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FTC testimony highlights file-sharing dangers

A consumer protection official tells Congress that P2P networks can expose consumers, including children, to unsolicited content such as pornography.

The Federal Trade Commission told a congressional committee on Thursday that it believes file-sharing software poses a threat to consumers and children in the form of mislabeled content such as pornography.

Speaking before the House Subcommittee on Commerce, Trade and Consumer Protection, Howard Beales III, director of the FTC's Bureau of Consumer Protection, said that file-sharing, or peer-to-peer, software can "expose consumers to unwanted pornography, as well as games, videos and music that may be inappropriate for children."

Beales said the FTC issued a related consumer alert advising parents about the perceived risks of file sharing and warned consumers about potential computer security and information privacy dangers posed by improperly configuring file-sharing software. The testimony also detailed FTC law enforcement efforts aimed at discouraging Internet-based fraud and inappropriate advertisements for porn.

To garner information regarding the use of peer-to-peer networks, the FTC said it examined four popular file-sharing services, none of which was found to offer what the group considered adequate information on the content present in files being made available for download. By leaving the responsibility of accurately depicting the sort of content being offered in the hands of file sharers themselves, the FTC believes peer networks are putting consumers at greater risk.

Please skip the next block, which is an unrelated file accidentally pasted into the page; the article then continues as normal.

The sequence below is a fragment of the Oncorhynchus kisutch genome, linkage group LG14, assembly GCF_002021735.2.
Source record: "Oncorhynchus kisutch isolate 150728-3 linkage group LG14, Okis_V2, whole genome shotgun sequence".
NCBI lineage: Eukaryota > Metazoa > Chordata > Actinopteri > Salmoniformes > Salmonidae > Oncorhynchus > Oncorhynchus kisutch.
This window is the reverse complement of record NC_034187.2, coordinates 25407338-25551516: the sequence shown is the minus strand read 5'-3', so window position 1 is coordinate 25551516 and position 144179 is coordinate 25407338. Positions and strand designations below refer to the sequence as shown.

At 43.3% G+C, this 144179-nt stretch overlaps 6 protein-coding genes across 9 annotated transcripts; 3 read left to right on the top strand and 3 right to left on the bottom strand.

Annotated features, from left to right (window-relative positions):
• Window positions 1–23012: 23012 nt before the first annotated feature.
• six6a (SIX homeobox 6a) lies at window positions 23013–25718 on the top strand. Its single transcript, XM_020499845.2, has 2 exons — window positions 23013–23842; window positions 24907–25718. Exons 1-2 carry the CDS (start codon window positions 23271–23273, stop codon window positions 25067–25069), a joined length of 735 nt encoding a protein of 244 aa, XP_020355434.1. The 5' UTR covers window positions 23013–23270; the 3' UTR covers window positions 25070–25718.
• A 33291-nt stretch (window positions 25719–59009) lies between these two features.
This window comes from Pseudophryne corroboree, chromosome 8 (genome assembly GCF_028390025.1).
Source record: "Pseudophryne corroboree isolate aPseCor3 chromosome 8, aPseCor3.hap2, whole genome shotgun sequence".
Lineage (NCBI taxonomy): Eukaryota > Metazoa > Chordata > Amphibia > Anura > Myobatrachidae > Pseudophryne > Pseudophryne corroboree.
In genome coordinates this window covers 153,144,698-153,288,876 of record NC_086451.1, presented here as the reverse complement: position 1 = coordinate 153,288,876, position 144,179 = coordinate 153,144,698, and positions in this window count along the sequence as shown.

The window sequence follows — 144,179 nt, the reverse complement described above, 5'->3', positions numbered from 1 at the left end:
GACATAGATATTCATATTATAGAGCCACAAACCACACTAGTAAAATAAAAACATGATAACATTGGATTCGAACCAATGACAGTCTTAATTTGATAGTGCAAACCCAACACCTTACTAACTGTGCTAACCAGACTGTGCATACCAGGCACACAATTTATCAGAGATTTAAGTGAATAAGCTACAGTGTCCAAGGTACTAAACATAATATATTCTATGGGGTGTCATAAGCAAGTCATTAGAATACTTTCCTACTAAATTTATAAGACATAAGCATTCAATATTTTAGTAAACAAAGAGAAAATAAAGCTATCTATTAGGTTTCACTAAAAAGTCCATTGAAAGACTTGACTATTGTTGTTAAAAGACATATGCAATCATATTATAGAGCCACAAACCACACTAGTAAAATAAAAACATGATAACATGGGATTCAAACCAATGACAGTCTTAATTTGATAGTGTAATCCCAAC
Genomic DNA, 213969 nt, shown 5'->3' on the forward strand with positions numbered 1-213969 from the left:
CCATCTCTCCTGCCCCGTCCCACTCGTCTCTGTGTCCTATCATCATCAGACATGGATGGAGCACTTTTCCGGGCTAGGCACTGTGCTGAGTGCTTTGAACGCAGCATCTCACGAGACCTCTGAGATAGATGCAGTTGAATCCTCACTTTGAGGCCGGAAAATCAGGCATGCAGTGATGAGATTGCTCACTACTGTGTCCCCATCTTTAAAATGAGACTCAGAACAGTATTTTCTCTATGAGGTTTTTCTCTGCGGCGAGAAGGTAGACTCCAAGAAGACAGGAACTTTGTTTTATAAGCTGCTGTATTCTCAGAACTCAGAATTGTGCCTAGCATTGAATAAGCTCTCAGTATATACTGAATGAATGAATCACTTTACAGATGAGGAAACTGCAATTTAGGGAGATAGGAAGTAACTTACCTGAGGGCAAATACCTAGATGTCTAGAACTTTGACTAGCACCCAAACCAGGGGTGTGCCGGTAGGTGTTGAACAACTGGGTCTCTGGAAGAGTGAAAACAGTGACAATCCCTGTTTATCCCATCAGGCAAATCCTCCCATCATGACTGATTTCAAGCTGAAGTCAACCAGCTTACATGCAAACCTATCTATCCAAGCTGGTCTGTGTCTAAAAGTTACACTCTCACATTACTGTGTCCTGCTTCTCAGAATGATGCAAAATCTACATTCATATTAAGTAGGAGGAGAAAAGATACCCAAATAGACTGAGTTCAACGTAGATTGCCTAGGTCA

In its testimony, the FTC said the practice among file-sharing services of filtering content based on the names given to files by peer-to-peer users offered little protection against adult content.

"While each of the file-sharing programs examined by the FTC provided filters that blocked access to materials that contained offensive or otherwise adult-related content, all of these filters operate by only examining language found in the title or descriptor of the file, rather than the content of the file," Beales told the subcommittee, according to a transcript of his testimony. "Moreover, these filters may not be effective when users label files inaccurately, which can result in the transfer of files with pornographic or other unwanted content."

The FTC also maintains that while the rise of the Internet has given consumers access to information and services "unimaginable 20 years ago," it believes that criminals have effectively used the Web to create new opportunities to commit fraud. Beales went so far as to label criminals as the "ultimate early adopters" of new technology, based on the sheer volume of Web-based schemes. In response, he said the FTC has launched more than 300 Internet-related law enforcement actions, most which have targeted criminal activity involving pornography and the Internet.

After hearing the FTC report, the House subcommittee agreed to approve the testimony by a vote of 5-0.

The proliferation of porn on peer-to-peer networks has been on the government's radar screen for some time. Last year, the General Accounting Office and the House Government Reform Committee released separate reports illustrating issues that surround porn on peer-to-peer networks. The committee's report said that file-blocking software didn't do enough to filter out porn files. The GAO report found that typing in words such as "underage" or "pre-teen" yielded numerous images of child porn.

The commerce subcommittee is considering a bill, introduced in Congress last year, that would require file-swapping companies to get parental permission before allowing minors to use their services. The bill, called the Protecting Children from Peer-to-Peer Pornography (P4) Act and sponsored by Reps. Joe Pitts, R-Pa., and Chris John, D-La., would require the FTC to regulate peer-to-peer networks and take steps to ensure that children aren't accidentally coming across porn. The bill's sponsors said as many as 40 percent of all files traded on the networks are porn.

The P4 bill would require peer-to-peer companies to honor the wishes of parents who have put a "do not install" notification in their computers, indicating that they don't want file-swapping software on their children's machines.